plans to test it in the near future (from Germany to Belgium, UK, Spain,
It is no surprise that the SCSSI, one of the most conservative cryptography
agencies in the world -- which considers the US technology lead on
encryption as a national threat -- first refused to allow C-SET to encrypt
a part of the transaction. The TTP compatibility was seen as a necessary
condition for approval. Meggli said the encrypted material uses a DES-based
56-bit key, while a RSA public-key system (1024-bit length) is used for
As Meggle acknowledged, this PIN-pad based identification system could be
also used as a way to identify users that send encrypted messages in
private communications. The TTPs will have to keep a record of connections
-- as all banks are doing today to officially fight fraud -- and give a
user's private key to police authorities if called upon to do so.
* * * * *
* French officials at the SCSSI and the prime minister's office are worried
that aspects of the government's crypto policy may be regarded by the
European Commission in Brussels as an obstacle to common market principles.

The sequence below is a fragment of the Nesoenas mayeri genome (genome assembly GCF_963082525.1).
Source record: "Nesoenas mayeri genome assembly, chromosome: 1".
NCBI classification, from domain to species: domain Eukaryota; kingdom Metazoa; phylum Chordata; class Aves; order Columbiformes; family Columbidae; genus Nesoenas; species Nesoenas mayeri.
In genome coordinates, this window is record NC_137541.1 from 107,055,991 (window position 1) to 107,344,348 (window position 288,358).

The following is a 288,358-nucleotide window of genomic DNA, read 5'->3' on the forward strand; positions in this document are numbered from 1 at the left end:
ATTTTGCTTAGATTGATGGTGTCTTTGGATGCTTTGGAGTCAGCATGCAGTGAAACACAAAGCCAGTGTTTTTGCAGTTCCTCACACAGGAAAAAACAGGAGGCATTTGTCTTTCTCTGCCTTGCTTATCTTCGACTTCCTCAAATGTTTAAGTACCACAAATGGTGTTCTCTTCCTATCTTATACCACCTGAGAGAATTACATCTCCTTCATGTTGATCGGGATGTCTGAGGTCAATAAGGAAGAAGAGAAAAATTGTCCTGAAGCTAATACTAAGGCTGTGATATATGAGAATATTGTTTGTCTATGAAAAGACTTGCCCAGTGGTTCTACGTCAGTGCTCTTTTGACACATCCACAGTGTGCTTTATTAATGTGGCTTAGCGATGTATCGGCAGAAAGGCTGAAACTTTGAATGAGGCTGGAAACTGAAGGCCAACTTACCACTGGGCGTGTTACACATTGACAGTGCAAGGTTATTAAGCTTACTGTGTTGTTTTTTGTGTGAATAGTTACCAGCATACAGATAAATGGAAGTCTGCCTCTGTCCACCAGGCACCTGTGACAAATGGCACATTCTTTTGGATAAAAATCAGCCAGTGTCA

The government's law outlining a TTP key-recovery system, voted by the
legislature last summer, has yet to be enacted by ministerial decree. An
initial version of the decree (see lambda 2.13) stated that only French
employees (of companies held with a majority of French capital) would be
allowed to act as a TTP in the country. Whether the law would violate rules
concerning the free flow of capital and workers in the European Union is
uncertain. However the French government has something in its favor (for
better or for worse) regarding possible anti-competitive practices in this
area: The EC is prohibited from making decisions that may overlap with
issues of national security.
* Meanwhile, the Paris-based OECD is to publish its guidelines on
international cryptography procedures (lawful access, condition of TTP
systems, etc.) at the end of March. The report has been approved by both
the OECD expert group and division committee with slight changes in the
wording, and now needs only the endorsement of the OECD Council of
A report by Jerome Thorel <firstname.lastname@example.org>
English rewriting: Ken N. Cukier <100736.3602@CompuServe.COM>
lambda archives --> www.freenix.fr/netizen
Jerome Thorel Planete Internet
Journalist, Paris Editor / Redac chef
email@example.com 191 av A. Briand, 94230 Cachan
Tel: 33 1 49085833 - fax-31 www.planete-internet.com